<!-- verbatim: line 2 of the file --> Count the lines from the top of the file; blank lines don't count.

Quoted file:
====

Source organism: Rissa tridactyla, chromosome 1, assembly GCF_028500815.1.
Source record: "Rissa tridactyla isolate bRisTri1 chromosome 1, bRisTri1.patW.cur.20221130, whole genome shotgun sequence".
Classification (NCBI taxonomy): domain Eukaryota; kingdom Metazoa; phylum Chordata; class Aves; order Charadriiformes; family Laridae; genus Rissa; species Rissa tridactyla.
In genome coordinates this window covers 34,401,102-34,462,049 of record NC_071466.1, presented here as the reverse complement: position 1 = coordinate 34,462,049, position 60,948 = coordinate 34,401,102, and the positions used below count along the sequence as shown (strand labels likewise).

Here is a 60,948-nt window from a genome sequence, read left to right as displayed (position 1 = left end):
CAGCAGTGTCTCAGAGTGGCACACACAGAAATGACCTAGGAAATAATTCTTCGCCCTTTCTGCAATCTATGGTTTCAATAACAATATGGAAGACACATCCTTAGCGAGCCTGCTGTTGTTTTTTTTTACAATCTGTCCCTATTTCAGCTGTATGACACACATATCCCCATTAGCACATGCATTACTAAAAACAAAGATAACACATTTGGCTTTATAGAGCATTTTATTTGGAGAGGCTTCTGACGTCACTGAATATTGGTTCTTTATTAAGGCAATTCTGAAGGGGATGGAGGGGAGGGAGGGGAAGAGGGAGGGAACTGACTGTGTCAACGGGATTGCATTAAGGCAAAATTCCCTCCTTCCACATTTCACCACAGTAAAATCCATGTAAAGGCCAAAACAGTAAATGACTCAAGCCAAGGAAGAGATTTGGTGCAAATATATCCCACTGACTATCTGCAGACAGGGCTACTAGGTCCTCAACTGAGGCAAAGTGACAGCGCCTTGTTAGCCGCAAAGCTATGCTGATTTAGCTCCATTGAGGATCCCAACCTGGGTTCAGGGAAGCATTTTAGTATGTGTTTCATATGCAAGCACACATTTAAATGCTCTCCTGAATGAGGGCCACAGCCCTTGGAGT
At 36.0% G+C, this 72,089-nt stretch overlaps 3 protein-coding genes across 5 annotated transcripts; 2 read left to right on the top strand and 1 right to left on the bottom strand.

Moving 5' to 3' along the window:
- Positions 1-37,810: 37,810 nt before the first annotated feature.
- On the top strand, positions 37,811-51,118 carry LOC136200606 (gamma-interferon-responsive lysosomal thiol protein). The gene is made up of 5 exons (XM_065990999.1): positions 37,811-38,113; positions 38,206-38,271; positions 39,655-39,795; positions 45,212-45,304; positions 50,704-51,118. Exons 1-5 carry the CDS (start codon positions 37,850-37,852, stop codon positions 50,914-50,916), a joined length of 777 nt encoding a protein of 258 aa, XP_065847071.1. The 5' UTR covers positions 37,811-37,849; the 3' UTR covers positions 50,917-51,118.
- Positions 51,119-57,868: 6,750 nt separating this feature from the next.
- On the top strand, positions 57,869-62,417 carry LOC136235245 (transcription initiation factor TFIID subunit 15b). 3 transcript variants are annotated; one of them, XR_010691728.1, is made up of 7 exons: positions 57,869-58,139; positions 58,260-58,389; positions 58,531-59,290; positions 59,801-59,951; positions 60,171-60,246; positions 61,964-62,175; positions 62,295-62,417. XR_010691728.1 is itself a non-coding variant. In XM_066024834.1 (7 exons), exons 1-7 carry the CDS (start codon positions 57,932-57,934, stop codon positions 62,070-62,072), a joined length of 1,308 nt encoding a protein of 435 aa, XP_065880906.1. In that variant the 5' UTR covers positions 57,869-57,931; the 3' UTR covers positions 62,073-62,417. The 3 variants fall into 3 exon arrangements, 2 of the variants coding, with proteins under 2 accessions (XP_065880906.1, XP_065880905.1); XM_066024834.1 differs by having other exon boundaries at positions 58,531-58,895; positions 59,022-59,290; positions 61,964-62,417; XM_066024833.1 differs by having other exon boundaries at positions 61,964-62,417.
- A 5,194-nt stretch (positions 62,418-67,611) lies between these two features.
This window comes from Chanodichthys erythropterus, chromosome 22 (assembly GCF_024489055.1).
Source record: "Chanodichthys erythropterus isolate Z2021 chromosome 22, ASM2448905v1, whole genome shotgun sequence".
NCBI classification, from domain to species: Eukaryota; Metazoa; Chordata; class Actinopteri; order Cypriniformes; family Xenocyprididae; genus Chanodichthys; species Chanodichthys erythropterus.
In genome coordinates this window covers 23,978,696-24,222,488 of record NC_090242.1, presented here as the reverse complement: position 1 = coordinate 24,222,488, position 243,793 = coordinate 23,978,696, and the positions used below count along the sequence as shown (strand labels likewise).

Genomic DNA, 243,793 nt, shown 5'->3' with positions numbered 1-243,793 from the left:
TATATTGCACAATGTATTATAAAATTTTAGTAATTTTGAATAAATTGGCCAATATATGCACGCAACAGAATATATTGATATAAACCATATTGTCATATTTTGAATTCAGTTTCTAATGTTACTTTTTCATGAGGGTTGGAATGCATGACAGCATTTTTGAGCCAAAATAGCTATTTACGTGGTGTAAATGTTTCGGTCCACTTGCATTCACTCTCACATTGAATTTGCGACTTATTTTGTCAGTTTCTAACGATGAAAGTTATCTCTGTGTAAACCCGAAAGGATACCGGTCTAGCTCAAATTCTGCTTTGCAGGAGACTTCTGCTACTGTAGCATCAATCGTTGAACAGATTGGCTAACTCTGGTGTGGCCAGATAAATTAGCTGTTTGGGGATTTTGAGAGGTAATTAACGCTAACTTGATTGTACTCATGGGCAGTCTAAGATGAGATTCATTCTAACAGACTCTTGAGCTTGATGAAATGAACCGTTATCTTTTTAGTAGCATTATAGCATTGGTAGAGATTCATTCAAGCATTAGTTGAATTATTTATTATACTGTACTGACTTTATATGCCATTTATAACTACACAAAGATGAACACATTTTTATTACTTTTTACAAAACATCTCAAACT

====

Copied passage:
Source record: "Rissa tridactyla isolate bRisTri1 chromosome 1, bRisTri1.patW.cur.20221130, whole genome shotgun sequence".